How to hide files from the law

You encrypt your data to protect it from spying eyes, including the government's. Can you be forced to decrypt it and thus incriminate yourself? A US appeals court says NO. This may drive the full-disk-encryption market.
Written by Robin Harris, Contributor

Good news for TrueCrypt The 5th Amendment says, in part, that no person ". . . shall be compelled in any criminal case to be a witness against himself. . . ." Thanks to this decision our computers are not necessarily witnesses against us as well.

The story The defendant, a John Doe, was accused of possessing child pornography. He was ordered to produce the unencrypted contents of his notebook hard drive and an additional 5 external drives. Mr. Doe, representing himself, refused, citing the 5th.

The U.S. Attorney then requested limited immunity for Mr. Doe, which did NOT protect him from using the drive's contents against him in a criminal prosecution. Mr. Doe again refused to decrypt the drives he was found in contempt of court and jailed. He appealed.

Mr. Doe spent almost 8 months in jail before his appeal succeeded.

The data that isn't there A property of good encryption is that not only can you not tell what the data is, you also can't even know if data is encrypted. Using forensic tools all you can see is a lot of random gibberish, whether data is encrypted or not.

Thus the government couldn't even prove that there might be data on the disks, let alone what the data might be. Update: Mr. Doe used TrueCrypt, an open source encryption product, to preserve his secrets. End update.

What is "testimony"? The district court judge didn't think decrypting the drives would constitute "testimony" under the 5th. Why did the appeals court disagree?

To win protection under the 5th, an individual must show three things: compulsion, a testimonial communication or act, and incrimination. Obviously the court was using compulsion, and the government expected incrimination.

Thus the key question: does the act of producing decrypted content constitute "testimony?" After all, simply handing over incriminating documents, as required by discovery proceedings every day, is not "testimony." The files themselves, should they exist, aren't protected under the 5th.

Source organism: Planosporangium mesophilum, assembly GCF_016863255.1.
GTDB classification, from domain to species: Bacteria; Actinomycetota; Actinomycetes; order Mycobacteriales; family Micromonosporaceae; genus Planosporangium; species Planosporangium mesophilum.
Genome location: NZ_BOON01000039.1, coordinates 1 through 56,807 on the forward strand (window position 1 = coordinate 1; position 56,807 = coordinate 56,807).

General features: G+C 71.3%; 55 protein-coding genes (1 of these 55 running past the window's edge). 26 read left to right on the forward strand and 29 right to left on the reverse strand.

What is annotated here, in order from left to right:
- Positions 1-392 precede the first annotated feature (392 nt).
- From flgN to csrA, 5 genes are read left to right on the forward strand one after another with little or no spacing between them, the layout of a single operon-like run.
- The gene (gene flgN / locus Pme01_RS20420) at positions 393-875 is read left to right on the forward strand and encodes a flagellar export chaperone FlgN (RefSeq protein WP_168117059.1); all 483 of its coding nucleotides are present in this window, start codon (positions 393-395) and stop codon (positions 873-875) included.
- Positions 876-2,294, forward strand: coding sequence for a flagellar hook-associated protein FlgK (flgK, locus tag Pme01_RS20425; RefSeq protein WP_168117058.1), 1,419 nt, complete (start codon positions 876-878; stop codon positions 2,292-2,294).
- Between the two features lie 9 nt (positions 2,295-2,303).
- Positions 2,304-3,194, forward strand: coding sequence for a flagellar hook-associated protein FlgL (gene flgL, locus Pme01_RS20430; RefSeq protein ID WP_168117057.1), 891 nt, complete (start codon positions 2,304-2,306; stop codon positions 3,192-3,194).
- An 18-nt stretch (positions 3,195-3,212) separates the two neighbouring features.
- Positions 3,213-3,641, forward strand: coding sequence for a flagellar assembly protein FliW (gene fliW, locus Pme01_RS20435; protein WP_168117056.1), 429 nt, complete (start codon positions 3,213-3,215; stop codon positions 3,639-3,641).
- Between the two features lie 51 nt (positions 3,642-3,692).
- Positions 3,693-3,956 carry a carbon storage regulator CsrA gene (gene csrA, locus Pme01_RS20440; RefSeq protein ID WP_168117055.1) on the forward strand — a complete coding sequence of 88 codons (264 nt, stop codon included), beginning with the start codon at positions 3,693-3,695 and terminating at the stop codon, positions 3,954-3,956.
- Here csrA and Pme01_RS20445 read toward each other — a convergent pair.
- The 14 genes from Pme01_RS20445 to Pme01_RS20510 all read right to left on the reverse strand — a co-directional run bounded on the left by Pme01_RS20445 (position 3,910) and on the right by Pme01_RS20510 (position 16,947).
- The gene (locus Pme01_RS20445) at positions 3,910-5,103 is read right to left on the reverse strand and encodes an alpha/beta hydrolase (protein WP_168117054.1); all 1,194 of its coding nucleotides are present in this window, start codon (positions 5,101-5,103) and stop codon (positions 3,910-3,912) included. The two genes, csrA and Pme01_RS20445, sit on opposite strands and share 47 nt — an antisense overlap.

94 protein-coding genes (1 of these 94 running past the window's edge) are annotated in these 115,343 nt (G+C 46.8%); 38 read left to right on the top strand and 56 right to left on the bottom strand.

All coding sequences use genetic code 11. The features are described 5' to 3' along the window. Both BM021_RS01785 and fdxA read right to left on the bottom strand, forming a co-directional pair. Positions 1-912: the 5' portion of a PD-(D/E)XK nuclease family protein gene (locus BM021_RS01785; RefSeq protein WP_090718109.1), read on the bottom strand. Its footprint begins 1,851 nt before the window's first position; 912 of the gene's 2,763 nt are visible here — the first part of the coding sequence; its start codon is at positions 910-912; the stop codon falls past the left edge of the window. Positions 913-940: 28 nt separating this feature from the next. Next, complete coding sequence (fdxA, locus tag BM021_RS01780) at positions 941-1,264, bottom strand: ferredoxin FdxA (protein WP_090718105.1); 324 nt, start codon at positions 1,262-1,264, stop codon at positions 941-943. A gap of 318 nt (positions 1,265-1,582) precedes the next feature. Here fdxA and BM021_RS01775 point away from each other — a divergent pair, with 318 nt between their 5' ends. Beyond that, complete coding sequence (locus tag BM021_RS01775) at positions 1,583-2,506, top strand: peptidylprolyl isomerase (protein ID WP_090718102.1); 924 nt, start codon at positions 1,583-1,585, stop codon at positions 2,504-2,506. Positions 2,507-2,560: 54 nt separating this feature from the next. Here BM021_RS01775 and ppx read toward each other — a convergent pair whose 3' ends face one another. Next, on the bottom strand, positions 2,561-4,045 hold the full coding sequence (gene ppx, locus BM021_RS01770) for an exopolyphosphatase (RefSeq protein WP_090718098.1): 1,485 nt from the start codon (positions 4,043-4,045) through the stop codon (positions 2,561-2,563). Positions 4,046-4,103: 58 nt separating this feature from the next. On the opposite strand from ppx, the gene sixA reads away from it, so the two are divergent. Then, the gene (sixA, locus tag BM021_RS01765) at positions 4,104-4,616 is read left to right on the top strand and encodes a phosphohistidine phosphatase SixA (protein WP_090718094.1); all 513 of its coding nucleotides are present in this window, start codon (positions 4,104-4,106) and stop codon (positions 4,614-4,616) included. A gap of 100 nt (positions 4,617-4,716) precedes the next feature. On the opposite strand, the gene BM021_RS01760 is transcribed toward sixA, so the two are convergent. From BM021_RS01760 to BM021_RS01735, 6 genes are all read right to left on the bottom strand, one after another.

Would Doe’s act of decryption and production be testimonial? This is where the reasoning becomes subtle.

The appeals court reasoned that an act becomes testimonial when it requires you to use the contents of your mind to communicate some statement of fact. Surrendering the key to your safe deposit box doesn't qualify. Nor does handing over documents that the government can show with "reasonable particularity" it already knows exist.

In Mr. Doe's case, the court held that the decryption would require the use of the contents of his mind and is not simply a physical act, like handing over a key to a safe. Furthermore, the fact that the government did not know - could not know - whether any files were on the hard drives, meant that they failed the "reasonable particularity" test too.

The court then noted that if Mr. Doe had been given full immunity they could have compelled him to produce all the contents of the drives. But since they didn't, the 5th Amendment offered him more protection and thus his use of it was justified.

The Storage Bits take If computer privacy is of special interest I recommend reading this well-written and closely reasoned opinion (pdf). While the "conservative" wing of the current Supreme Court happily throws out decades of precedent on ideological grounds - 2 1 Supreme doesn't think women are entitled to equal protection under the Constitution? - the 5th is Constitutional bedrock. Update: Only 1 originalist Supreme, Scalia, has so opined. My wetware conflated him with Thomas, another staunch originalist. End update.

It will be interesting to see if this is appealed to the Supreme Court and, if it is, if they accept the case. If not, we can expect this ruling to be a major influence on other circuit courts.

This ruling may be a shot in the arm for the struggling full-disk-encryption market. With FDE, people only have to remember not to open the drive for law-enforcement to view, and not to talk to others about what may be on the drive. Either of these actions can create a "foregone conclusion" that allows the government to compel decryption.

Note also that Mr. Doe - a lawyer I'm guessing - won, but only after 8 months in jail and the related loss of income. Defending our rights is rarely easy, which is why they erode.

Courteous comments welcome, of course. I'd be surprised if this applied to customs inspection of notebook computers. You'd be better off placing encrypted copies in the cloud, deleting the originals, and downloading after returning to the US. Oh, and nothing in this post should be construed as legal advice.

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